This page is to assist organizations and/or individuals who are hosting a Strong Towns event.

If you are interested in hosting an event in your area, please click here to get started.

What to expect

Over the coming weeks and months, Strong Towns staff will be in touch with you to help prepare for the event. You can expect the following:

  1. Rachel Quednau, Communications Specialist, will contact you about advertising and promoting the event.
  2. Michelle Erfurt will continue to work with you to finalize event details.
  3. The event will be listed on our Event page.
  4. We will feature the event on our website, podcast and/or social media to help promote the work you are doing.
  5. We will contact our members and supporters in the area via email and invite them to attend the event.

Resources for Your Event

Click on the items below to download

Additional support we can provide

  • Press releases, interviews, and op-eds for your local paper. Contact Rachel Quednau at if you are interested in this.
  • Follow-up events in your area or region. Contact Michelle Erfurt at if you are interested in this.

Presentation Descriptions:

+ Curbside Chat

The Curbside Chat is a presentation followed by a community-specific discussion about the financial health of our places.

• Why are our cities and towns so short of resources despite decades of robust growth?
• Why do we struggle at the local level just to maintain our basic infrastructure?
• What do we do now that the economy has changed so dramatically?

The answers lie in the way we have developed; the financial productivity of our places. This stunning presentation is a game-changer for communities looking to grow more resilient and obtain true prosperity during changing times.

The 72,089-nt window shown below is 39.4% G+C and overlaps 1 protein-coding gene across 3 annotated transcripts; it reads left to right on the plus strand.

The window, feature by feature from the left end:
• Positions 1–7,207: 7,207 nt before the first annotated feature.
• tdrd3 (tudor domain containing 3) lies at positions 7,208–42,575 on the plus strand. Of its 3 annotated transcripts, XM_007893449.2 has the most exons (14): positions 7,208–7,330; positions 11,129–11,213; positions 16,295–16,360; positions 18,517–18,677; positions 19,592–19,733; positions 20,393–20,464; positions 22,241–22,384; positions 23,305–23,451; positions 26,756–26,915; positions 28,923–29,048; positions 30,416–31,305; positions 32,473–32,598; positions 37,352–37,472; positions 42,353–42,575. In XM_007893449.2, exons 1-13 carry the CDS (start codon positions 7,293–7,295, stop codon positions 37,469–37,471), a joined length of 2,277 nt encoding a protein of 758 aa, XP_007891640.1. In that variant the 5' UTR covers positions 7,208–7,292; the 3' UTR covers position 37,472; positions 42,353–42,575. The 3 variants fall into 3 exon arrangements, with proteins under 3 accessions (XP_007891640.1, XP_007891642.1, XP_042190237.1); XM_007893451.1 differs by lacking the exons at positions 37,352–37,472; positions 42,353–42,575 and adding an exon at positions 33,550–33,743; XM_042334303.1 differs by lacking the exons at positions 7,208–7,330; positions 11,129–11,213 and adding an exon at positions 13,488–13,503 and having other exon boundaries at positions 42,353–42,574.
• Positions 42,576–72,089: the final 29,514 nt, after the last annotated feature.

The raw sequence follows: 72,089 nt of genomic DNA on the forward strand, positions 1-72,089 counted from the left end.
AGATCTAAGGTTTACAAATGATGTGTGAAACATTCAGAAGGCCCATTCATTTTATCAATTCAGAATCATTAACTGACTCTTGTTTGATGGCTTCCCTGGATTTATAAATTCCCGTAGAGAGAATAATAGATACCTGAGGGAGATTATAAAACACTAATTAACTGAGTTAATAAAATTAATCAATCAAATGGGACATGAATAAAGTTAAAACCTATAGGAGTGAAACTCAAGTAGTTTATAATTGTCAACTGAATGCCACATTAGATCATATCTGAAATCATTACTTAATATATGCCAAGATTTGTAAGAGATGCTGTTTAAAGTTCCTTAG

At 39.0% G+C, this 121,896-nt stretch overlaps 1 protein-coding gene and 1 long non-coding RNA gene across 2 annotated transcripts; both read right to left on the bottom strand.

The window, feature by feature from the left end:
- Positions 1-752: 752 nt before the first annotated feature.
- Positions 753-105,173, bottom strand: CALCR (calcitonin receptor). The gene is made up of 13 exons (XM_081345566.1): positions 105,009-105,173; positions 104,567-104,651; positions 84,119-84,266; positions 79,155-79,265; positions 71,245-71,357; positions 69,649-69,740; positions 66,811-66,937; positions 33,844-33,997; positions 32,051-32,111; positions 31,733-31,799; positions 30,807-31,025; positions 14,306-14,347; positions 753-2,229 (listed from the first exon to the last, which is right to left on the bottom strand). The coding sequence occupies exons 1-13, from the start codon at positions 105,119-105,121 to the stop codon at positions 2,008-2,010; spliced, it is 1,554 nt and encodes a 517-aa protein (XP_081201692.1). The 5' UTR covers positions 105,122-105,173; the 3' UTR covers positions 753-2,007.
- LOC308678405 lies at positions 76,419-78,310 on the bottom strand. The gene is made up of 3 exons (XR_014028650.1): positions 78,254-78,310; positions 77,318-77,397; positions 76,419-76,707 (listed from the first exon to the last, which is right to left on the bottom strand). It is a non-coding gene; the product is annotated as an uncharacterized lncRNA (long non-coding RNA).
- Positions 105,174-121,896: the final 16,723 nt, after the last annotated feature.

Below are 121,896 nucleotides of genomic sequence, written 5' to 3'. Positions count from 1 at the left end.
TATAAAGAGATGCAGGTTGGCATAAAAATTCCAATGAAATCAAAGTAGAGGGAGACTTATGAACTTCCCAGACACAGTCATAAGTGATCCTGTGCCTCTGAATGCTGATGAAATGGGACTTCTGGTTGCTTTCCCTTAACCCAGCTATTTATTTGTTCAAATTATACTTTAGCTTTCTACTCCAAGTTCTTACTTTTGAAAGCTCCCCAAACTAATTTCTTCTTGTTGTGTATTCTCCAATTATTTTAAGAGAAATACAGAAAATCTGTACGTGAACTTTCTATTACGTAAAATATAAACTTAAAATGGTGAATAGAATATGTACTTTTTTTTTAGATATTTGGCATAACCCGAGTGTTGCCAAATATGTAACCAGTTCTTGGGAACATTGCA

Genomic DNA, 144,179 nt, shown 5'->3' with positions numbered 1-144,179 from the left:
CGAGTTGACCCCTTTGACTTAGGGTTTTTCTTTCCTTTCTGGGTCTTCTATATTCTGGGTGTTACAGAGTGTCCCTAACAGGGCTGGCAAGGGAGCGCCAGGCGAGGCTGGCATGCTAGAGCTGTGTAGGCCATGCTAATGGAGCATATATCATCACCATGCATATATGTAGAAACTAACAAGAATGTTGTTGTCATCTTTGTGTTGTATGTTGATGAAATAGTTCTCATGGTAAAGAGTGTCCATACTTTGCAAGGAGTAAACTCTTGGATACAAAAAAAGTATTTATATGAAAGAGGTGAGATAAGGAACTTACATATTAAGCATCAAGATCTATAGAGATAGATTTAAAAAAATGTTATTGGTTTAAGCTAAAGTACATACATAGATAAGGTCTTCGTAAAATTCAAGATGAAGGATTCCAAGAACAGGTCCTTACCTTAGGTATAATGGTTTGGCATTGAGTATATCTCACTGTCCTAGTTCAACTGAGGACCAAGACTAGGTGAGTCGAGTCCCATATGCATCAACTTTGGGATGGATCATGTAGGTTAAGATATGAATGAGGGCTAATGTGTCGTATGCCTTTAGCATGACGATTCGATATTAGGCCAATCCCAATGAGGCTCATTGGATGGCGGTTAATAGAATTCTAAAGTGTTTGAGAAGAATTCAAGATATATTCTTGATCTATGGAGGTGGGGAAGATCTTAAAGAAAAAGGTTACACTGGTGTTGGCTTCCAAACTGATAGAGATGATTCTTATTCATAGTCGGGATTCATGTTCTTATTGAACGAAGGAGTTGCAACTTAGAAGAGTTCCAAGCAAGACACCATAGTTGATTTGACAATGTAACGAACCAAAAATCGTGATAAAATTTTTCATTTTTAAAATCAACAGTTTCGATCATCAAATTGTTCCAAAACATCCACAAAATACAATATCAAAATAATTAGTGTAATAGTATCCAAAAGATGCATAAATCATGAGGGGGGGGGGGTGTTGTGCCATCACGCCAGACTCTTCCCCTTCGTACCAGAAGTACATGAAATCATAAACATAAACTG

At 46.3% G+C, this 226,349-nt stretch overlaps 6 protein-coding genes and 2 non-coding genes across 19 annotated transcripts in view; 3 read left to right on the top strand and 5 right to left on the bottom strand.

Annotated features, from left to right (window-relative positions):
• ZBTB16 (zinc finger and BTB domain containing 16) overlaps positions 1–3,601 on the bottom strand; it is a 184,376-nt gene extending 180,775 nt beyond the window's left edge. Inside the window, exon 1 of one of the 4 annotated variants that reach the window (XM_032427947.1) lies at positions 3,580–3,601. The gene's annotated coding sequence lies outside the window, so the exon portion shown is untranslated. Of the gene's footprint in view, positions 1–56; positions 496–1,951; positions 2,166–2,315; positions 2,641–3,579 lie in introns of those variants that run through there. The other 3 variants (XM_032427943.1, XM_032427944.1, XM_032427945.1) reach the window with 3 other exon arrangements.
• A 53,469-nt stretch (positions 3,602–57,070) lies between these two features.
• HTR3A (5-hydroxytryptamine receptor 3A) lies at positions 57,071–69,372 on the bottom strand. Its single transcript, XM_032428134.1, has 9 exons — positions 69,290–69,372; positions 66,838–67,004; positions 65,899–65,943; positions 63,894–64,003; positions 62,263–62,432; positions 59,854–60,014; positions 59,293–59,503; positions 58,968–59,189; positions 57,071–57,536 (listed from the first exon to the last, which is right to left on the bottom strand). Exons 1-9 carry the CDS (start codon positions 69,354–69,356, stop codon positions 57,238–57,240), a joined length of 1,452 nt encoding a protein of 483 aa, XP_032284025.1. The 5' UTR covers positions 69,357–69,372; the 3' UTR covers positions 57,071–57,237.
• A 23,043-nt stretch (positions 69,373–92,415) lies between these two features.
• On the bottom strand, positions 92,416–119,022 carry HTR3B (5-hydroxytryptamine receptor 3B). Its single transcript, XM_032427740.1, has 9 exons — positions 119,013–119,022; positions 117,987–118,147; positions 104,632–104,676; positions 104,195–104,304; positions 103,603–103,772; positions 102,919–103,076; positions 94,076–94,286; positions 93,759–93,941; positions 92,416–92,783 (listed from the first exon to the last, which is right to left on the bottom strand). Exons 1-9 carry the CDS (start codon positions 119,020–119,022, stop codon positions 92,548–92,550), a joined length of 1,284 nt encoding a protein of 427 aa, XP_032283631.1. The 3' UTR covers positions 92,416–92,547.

Topics covered include: America's Suburban Experiment; the Growth Ponzi Scheme; the illusion of wealth; mechanisms of growth; and incremental and traditional development models.

Learn more and watch our short films of the Curbside Chat.

+ Transportation in the Next American City

For more than six decades, local governments have been accustomed to building new transportation infrastructure, expanding existing systems in addition to constructing completely new facilities. While liabilities have grown, transportation funding has not kept up. Now there is a desperate need for local governments to shift from building to maintaining, from an approach that emphasizes expansion to one where we mature our use of existing investments. In difficult economic times, this is a scary, but necessary, realignment.

Topics Covered: centralization vs. local decisionmaking; roads, streets and stroads; congestion and safety; the role of state and federal funding; transit; walkability; and bike options.

+ Neighborhoods First

Risky, low returning projects too often become expensive boondoggles that haunt a community for decades. Public officials everywhere are desperately seeking an alternative. This talk will cover the "Neighborhoods First" approach to show how a community can grow stronger by making small, incremental investments over time. By observing how neighbors live their lives, by asking them where their daily struggles are, by getting out on the street and discovering what is actually going on, any local government can discern what their community’s pressing needs are. These projects are the high return investments and they are all around us.

Read the Neighborhoods First report, based on neighborhoods in Brainerd, MN.

+ Walking Tour

During a Charles Marohn led walking tour, attendees learn Strong Town principles as they apply to their immediate area. Participants discover how to view their neighborhood through the Strong Towns perspective while identifying current challenges and discussing possible solutions to their built environment. The walking tour is a way for attendees to see the bridge between topics shared in our Curbside Chat lecture in the local context.